• User controls: Controls that you create as Web Forms pages. You can embed Web Forms user controls in other Web Forms pages, which is an easy way to create menus, toolbars, and other reusable elements.
  • All the HTML controls support RTL, in both the design and run time, which you can specify by setting the Dir attribute to rtl. However, the ASP.NET controls support RTL inherently and are considered as Arabic enabled, but with some considerations. The following explain these considerations:
    • When you set the Dir attribute of the Web Form to rtl, while the number settings of the user local is set to context all the server controls display Hindi digits in both design and run time. As an exception, the Dropdownlistand Listbox controls do not display Hindi digits; instead, they always display Latin digits.
    • Sometimes, when you add Arabic text to a Label control and are browsing the page, the text of the control appears clipped from the right edge of the Label, as shown in the following figure:
    • To overcome this problem, you can set the HTML style attribute of the Label control to include right padding as in the following :
      style="PADDING-RIGHT: 5px"
      The result is:

    • The Calendar control supports Arabic calendars, like the Gregorian calendar with Arabic naming, in addition to Hijri dates :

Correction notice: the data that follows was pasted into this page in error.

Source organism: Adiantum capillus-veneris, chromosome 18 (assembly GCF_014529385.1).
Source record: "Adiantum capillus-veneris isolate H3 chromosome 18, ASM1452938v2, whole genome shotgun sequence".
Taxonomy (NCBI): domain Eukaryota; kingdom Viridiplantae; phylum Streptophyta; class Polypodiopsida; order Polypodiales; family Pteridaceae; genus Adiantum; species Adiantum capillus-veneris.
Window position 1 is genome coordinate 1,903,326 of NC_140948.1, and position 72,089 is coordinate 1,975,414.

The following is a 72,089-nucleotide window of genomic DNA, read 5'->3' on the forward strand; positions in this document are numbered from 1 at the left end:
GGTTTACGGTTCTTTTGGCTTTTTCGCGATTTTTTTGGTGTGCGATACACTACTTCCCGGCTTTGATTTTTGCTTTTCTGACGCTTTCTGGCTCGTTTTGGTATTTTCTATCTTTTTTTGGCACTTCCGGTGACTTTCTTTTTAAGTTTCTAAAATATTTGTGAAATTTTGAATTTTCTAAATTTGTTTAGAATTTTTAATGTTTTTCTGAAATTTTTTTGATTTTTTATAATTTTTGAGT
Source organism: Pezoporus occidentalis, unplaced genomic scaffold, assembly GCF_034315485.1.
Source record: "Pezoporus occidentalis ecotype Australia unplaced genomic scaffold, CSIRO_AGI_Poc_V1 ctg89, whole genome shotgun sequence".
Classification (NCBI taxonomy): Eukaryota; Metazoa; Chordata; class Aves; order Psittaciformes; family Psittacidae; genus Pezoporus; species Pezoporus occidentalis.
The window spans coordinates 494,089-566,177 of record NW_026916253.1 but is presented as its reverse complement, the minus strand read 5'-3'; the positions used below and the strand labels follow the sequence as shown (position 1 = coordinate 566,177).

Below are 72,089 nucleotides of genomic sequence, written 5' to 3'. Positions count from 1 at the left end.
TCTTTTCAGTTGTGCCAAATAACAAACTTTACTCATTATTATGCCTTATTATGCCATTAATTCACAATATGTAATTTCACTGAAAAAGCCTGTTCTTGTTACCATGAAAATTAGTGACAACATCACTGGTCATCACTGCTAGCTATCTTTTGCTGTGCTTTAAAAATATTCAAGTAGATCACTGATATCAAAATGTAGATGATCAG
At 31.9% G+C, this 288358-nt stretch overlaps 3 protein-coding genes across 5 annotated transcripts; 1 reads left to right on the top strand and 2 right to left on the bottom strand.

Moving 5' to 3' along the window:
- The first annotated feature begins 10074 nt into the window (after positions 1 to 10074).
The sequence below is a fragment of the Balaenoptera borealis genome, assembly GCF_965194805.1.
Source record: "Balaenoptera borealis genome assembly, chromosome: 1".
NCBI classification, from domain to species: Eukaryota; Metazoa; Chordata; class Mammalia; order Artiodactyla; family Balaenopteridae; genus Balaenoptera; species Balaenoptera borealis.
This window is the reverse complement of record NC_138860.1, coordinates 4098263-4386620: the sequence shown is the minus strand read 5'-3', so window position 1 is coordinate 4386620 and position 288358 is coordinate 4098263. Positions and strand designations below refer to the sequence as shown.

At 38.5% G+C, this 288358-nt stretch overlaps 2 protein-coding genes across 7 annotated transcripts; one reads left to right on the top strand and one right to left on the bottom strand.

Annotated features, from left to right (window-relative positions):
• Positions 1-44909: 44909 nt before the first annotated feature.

Web Form Validators

The validation controls incorporate logic to allow you to test a user's input. You attach a validation control to an input control to test what the user enters for that input control. Validation controls are provided to allow you to check for a required field, to test against a specific value or pattern of characters, to verify that a value lies within a range, and so on.

The following table lists describes the validation controls and explain how they support Arabic.

Type of validation Control to use Description Arabic support
Required entry RequiredFieldValidator Ensures that the user does not skip an entry. Supports Arabic
Comparison to a value CompareValidator Compares a user's entry against a constant value, or against a property value of another control, using a comparison operator (less than, equal, greater than, and so on). Supports Arabic, but doesn't ignore Diacritics.
Range checking RangeValidator Checks that a user's entry is between specified lower and upper boundaries. You can check ranges within pairs of numbers, alphabetic characters, and dates.

Supports Arabic, but doesn't ignore Diacritics.

Pattern matching RegularExpressionValidator Checks that the entry matches a pattern defined by a regular expression. This type of validation allows you to check for predictable sequences of characters, such as those in social security numbers, e-mail addresses, telephone numbers, postal codes, and so on. Supports Arabic, but doesn't ignore Diacritics.